By the time I reached Mile End, my shoes were rubbing and I climbed up "New Globe Tavern Gardens" mound, disregarded the detritus and listened to the birds. When I arrived home, a couple of presents from John - a Post Office poster and a jutey bag from the Women's Sewing Project, perfect for picnicking.

I call that a good start to a holiday.

23 May 2009


I would like to be able to say that I am easily pleased, but I doubt that it is true. There are, however, some things that do manage to perk me up. One of them is winning the quiz at the East End WI. We pulled off the hat trick this week with the bee quiz, me and the team that is. The occasion was our voting on the motion for the WI AGM on increasing government research into honey bee health. The prize - a load of booty from Chelsea Flower Show - a watering can rose (just what I needed), two copies of Amateur Gardening, a packet of oriental mix salad, a bird feeder (passed on to someone without three murderous cats). Who would have thought that this little stash could give such pleasure?

More bee stuff to come, no doubt.

not domestic rocket science

If you have been thinking about the cockleshell vestry at St James, Cooling,

and then come across wild rocket on a walk across the marshes at Cliffe,

maybe it's not so surprising that this is what you have for your tea when you get home.

15 May 2009


My purple beans are up. The worm compost seems to have worked well. Less successful for the tomato seeds, though - around a hundred tomato plants came up and it has been impossible to distinguish those from the seeds I sowed and those growing from seeds in the compost. Mmm. Lesson learned.

Down at the plot, the purple Aran potatoes are earthed up and everything has that pre- growth- spurt neatness. Even the purple alliums.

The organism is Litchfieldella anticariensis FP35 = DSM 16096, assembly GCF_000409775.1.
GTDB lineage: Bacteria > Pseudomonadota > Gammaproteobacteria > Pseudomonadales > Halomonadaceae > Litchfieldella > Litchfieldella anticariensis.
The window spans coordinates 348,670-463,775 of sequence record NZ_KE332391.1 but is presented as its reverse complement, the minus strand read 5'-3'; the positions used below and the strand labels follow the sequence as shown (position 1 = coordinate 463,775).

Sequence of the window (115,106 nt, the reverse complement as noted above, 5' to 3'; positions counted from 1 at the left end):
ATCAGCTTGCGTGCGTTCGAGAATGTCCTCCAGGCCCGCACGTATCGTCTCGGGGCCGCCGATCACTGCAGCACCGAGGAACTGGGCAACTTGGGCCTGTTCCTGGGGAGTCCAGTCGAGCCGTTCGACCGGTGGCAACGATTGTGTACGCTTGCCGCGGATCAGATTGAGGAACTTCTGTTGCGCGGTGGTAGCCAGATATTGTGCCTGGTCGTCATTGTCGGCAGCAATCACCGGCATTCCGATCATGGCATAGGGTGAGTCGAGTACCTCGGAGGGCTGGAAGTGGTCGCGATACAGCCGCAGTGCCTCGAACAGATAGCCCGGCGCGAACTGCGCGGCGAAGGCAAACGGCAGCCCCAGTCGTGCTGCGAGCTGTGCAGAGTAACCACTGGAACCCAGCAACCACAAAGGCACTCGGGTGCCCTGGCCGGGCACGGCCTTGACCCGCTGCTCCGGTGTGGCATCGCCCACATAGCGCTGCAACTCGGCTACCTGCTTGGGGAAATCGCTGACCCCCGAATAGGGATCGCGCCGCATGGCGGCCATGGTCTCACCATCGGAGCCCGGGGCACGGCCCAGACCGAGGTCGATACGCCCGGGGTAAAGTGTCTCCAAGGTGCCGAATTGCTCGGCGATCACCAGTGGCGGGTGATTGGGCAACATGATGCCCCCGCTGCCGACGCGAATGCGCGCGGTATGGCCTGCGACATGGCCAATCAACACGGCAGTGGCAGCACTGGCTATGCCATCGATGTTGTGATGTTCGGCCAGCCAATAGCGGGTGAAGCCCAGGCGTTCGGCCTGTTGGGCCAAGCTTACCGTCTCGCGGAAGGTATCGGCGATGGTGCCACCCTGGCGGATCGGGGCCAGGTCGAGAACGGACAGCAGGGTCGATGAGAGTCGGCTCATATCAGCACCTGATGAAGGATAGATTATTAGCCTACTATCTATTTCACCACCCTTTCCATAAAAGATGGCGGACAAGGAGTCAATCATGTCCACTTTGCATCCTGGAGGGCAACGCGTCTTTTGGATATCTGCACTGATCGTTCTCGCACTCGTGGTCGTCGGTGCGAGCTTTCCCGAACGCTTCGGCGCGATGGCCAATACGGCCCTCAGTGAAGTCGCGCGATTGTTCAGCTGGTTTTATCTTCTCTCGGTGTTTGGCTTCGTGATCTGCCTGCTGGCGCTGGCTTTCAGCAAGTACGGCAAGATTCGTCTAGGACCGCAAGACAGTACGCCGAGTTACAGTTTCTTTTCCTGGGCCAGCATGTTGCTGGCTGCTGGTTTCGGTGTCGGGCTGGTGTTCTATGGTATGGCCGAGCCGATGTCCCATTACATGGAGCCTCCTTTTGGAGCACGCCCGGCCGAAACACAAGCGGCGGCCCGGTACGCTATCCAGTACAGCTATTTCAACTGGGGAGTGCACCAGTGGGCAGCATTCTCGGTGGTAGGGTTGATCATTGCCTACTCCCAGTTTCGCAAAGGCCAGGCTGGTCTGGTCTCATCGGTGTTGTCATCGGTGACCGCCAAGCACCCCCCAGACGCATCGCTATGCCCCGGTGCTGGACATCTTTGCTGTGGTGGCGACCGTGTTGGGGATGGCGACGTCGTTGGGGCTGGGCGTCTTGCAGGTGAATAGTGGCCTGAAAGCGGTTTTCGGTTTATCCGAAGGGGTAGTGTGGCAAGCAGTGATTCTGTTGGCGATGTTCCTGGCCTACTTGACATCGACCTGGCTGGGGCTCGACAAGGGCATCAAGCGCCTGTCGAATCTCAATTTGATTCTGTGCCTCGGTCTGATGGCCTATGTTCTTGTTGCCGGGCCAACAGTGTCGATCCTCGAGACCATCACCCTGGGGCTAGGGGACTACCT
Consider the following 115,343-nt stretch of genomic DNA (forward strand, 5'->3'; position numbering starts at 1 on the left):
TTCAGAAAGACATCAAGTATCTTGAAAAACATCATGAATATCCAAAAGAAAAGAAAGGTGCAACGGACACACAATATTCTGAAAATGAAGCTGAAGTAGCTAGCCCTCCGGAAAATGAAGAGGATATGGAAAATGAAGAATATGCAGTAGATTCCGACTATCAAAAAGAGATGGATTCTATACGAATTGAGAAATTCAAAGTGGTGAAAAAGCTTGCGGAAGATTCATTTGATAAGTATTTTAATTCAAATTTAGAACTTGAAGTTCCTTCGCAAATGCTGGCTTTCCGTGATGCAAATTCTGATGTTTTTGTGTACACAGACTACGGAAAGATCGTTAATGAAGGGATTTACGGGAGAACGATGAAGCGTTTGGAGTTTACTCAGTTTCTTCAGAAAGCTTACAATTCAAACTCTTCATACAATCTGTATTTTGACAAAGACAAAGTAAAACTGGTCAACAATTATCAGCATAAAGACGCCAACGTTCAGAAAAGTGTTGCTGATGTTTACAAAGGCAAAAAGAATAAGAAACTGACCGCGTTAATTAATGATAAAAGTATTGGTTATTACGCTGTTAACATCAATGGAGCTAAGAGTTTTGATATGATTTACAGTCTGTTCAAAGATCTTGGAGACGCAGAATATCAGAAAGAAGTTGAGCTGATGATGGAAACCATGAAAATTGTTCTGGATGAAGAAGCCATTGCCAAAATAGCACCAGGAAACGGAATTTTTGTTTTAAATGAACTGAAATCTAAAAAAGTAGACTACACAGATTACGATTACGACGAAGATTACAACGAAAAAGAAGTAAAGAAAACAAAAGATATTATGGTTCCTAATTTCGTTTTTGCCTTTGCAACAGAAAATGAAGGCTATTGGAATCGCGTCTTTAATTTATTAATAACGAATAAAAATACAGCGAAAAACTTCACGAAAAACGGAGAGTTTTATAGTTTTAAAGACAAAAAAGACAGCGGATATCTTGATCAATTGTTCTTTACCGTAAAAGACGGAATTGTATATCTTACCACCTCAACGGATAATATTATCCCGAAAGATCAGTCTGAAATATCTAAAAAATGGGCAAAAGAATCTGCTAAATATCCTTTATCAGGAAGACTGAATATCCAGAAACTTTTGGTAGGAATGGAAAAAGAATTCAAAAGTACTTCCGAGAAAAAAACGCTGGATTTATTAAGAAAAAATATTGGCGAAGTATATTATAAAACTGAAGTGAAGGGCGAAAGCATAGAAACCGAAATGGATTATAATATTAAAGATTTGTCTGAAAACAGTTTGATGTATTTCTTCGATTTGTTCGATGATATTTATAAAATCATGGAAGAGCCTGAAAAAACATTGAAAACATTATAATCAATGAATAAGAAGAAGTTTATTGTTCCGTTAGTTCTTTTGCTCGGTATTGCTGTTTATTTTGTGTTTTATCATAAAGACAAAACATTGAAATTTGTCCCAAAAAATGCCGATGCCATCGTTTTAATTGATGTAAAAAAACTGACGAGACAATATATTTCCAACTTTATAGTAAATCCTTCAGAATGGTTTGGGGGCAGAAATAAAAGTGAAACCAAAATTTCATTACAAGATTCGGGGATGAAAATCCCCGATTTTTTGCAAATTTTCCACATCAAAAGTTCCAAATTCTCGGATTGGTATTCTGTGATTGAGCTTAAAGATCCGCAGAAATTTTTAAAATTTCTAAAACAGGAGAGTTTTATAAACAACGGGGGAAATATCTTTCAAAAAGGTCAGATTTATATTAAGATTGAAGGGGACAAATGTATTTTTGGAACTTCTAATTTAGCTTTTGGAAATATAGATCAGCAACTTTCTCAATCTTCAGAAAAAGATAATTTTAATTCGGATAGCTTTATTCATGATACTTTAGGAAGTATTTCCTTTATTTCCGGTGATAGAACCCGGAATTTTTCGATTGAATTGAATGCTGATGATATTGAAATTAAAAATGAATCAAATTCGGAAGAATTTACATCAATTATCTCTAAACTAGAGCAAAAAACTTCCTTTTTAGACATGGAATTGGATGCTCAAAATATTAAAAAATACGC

Could this be why my new shoes are purple?

13 May 2009

isle of grain

You know you are on the right road for the Isle of Grain when you see the signposts saying "industrial area" and "power stations". You keep on going across the flats, through Grain, and take the footpath at the end of the village across rough fields against the backdrop of the power station. Turn north and you can walk along the side of the estuary towards Yantlet Creek, catching the container ships on their way to the docks on the Isle of Sheppey to the east.

It is pretty austere. Dry grasses grow through the cracks in the concrete. The railings are rusty. A few fishermen stand stoically around. We got talking to an elderly couple sitting on a wall and they told us of a man they met who had come over from the other side of the estuary because he used to look across and wonder what it was like. They liked it here.

As you reach the end of the esplanade, beyond Cockleshell Beach, curiously shaped blocks stand on the foreshore to stop the sea and other invaders coming in and eroding the fragile low lying cliffs. It's like a man made Giant's Causeway of sorts.

On the cliffs and the scoured land behind them the vegetation has the appearance of holding on for dear life - a wind battered apple tree on the cliff edge, a single holly tree in the middle of a giant sandy moonscaped pit and seedy coltsfoot.

Then at the end, more standing stones, mimicking ancient druidic relics, covered in lichen and curving brambles, mirroring the barbed wire fences to keep people out of the firing range.

Other wordly, less than an hour from home.

12 May 2009

low leaden line

Call me fickle, but I have fallen in love with a little bit of the Thames Estuary in North Kent. It started with a flirtatious visit to the Isle of Grain a few weeks ago. Then this weekend we walked along the sea wall to the west of Yantlet Creek and the London Stone which used to mark the easterly boundary of the City's rights to the river. It is not conventionally beautiful, but it captivated me. We found a tiny bit of beach of broken white cockleshells spotted with sea beet and ate our picnic leaning against a convenient concrete post looking across to Canvey Island and Southend. A few people walked or cycled by, but other than that we might have been on a desert island.

Along the sea wall we found possibly the most mundane commemorative stone ever - erected by some worthy councillor to mark completion of the sea wall.

Crossing the wall from river to land and the enclosed waterways was like entering another country. Skylarks were rising and singing, herons heading off, families of coots fussing around and then the loudest froggy sounds I have ever heard, croaky calls and joke "plops" as they dived into the water. It was really hard to see these marsh frogs at first, but if you concentrated on the sounds, you could find froggy eyeballs peeping out of the water, or couples basking on soggy planks.

Further west we found St James Church at Cooling sitting above the marshes believed to be the location described in the opening chapter of Great Expectations. These are the graves of babies, probably killed by the ague, children from a couple of local families wealthy enough to mark them.

And remembered here: